NAGOYA – Prosecutors filed an appeal Friday against a ruling that found a Japan Airlines captain not guilty of professional negligence when his plane encountered air turbulence in 1997, injuring 14 people on board, including a cabin crew member who eventually died.
Yoshihiro Nanbu, deputy chief prosecutor of the Nagoya District Public Prosecutor’s Office, said they decided to appeal the Nagoya District Court’s decision to acquit Koichi Takamoto, calling the court’s failure to recognize the captain’s negligence a “huge mistake.”
On July 31, the court acquitted Takamoto, 54, who was in command of Flight 706, an MD-11 with 179 passengers and crew members on board, from Hong Kong to Nagoya on June 8, 1997.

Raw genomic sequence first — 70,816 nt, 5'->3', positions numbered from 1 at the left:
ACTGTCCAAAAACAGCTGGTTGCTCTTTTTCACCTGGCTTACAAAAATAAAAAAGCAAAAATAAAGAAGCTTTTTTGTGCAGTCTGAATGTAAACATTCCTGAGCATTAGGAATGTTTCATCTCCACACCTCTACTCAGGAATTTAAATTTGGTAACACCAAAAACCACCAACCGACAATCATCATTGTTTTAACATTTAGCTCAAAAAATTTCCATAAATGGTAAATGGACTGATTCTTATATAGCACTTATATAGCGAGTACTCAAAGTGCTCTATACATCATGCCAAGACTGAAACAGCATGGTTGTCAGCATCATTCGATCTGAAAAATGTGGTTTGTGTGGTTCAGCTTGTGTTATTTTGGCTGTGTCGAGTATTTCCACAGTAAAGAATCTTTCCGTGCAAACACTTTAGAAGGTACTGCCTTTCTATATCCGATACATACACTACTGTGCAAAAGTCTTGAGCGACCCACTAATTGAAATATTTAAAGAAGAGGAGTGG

Presiding Judge Yoji Ishiyama said the violent jarring of the aircraft near Nagoya was mainly attributable to the pilot intentionally overriding the autopilot by pulling the controls abruptly, but ruled that the pilot could not have predicted the injuries and that there was no proof of any criminal act.
In appealing the court decision, however, Nanbu said Takamoto “made (flight) maneuvers that other captains would not have done and (he) could have predicted the danger of causing an accident resulting in death or injury.”
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